Busta Rhymes, "The Big Bang" (Interscope/A&M)
Despite stacking seven solo studio albums, Busta Rhymes is better known as a prolific singles artist. Few rappers can match his long list of memorable hits and innovative, if not elaborate, music videos.
But Rhymes's latest disc, "The Big Bang," is finally proof that he can concoct a consistently inspired full-length effort. Gone are the filler tracks and wearisome theme of millennial dread that informed past releases. Instead "The Big Bang" lives up to its title, featuring a varied set of shimmering, soulful beats, Rhymes's dexterous, guttural flow and some well-placed cameos from Stevie Wonder, Missy Elliott and the late Rick James, among others.
Highlights include the soaring groove of the Big Apple ode, "New York...," the Daft Punk-sampled "Touch It" and the coke raps of "Goldmine" featuring a rejuvenated Raekwon.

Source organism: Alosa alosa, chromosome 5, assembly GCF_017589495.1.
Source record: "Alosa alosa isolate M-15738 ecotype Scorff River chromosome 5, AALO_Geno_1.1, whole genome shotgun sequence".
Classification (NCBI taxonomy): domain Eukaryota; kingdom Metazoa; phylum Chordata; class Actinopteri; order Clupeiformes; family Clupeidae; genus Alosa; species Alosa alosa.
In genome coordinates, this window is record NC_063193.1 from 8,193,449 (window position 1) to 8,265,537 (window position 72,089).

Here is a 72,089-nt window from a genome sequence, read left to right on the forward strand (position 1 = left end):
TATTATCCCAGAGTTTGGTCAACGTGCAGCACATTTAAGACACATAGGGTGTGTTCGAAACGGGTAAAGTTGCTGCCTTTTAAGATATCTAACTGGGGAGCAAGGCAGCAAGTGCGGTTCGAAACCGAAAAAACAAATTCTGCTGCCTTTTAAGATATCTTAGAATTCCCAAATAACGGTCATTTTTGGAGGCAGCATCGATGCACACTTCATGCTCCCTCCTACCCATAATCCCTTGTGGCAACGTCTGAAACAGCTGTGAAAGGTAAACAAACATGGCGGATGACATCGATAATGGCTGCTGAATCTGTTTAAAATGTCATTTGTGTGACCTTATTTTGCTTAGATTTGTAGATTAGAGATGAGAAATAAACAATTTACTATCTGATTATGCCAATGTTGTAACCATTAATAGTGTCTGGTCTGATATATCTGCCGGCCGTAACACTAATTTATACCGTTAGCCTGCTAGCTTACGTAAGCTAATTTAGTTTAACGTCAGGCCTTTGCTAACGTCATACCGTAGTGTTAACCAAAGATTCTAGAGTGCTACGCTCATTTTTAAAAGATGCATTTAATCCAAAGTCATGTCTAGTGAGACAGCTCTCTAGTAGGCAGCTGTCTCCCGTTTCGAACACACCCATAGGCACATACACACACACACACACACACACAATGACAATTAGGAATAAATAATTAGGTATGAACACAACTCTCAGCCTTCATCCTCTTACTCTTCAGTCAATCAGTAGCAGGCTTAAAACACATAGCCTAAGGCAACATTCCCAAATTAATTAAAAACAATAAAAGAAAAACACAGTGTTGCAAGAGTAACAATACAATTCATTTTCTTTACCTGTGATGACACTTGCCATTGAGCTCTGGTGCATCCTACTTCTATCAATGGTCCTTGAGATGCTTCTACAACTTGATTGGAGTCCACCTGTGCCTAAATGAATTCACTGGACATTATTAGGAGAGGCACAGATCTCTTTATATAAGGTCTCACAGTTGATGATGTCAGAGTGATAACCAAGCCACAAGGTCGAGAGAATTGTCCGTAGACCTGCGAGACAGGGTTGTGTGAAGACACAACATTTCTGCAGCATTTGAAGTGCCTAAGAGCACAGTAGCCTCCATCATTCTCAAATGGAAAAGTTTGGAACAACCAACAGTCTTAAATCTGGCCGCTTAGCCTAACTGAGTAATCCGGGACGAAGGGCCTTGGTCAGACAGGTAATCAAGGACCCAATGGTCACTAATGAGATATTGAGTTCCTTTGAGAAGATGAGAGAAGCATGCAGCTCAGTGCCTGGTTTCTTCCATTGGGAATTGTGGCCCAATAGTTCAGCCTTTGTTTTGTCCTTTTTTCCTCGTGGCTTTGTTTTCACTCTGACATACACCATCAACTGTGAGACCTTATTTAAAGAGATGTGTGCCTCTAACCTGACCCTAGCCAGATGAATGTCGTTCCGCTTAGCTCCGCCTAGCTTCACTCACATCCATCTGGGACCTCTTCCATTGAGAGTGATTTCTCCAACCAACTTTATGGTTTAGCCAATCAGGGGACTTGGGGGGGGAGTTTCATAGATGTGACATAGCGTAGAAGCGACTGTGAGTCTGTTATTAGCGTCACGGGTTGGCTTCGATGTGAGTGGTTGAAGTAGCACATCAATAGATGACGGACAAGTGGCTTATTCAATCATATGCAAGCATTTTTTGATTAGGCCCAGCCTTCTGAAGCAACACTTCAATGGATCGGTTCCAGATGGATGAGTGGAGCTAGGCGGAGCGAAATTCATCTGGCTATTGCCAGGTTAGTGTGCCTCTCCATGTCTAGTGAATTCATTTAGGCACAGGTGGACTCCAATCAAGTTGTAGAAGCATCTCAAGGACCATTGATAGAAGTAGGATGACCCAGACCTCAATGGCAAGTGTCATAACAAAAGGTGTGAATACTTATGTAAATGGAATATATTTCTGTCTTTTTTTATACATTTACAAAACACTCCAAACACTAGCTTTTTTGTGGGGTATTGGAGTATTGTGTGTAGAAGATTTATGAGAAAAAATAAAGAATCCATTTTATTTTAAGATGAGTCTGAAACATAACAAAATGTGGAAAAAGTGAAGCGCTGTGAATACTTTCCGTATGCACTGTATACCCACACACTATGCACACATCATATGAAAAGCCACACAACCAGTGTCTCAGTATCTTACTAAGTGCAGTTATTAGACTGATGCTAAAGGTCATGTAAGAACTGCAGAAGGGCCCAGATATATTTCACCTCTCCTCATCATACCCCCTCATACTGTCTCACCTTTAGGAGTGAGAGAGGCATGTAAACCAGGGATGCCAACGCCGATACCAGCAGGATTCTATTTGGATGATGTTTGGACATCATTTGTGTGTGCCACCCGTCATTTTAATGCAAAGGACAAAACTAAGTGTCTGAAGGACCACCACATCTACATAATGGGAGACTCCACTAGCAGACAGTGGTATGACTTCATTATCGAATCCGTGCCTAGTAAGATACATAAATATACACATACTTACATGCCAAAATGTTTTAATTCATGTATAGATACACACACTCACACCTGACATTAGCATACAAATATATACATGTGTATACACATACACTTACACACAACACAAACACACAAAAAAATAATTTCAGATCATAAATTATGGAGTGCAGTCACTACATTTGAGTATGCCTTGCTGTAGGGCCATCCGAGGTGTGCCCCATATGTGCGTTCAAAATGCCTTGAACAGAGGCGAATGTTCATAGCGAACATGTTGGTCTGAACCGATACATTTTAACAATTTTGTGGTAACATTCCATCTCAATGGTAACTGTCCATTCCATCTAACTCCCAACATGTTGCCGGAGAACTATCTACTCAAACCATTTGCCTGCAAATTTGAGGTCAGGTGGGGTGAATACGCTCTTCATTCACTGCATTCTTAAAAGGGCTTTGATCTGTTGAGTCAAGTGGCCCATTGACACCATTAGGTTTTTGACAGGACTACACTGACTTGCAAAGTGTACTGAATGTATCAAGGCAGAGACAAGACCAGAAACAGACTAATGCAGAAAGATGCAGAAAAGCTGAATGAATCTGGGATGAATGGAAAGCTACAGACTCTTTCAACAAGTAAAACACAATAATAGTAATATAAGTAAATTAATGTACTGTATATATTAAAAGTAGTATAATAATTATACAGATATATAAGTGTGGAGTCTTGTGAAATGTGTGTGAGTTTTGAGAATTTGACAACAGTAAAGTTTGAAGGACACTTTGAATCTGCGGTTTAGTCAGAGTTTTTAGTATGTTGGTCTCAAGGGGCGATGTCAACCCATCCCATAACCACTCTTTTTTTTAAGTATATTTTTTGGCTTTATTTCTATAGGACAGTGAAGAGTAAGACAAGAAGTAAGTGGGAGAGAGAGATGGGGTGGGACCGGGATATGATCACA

Rhymes sounds best collaborating with Q-Tip on "You Can't Hold a Torch," produced by J. Dilla, who died earlier this year at age 32. The song, which reworks a Minnie Ripperton song snippet once used by A Tribe Called Quest, has the duo bemoaning today's pool of unimaginative MCs. Rhymes dismisses the rookies: "They ain't got it in them to make a classic/... can't hold a torch/ so why pass it."
Given the resounding quality of "The Big Bang," Rhymes may have a point.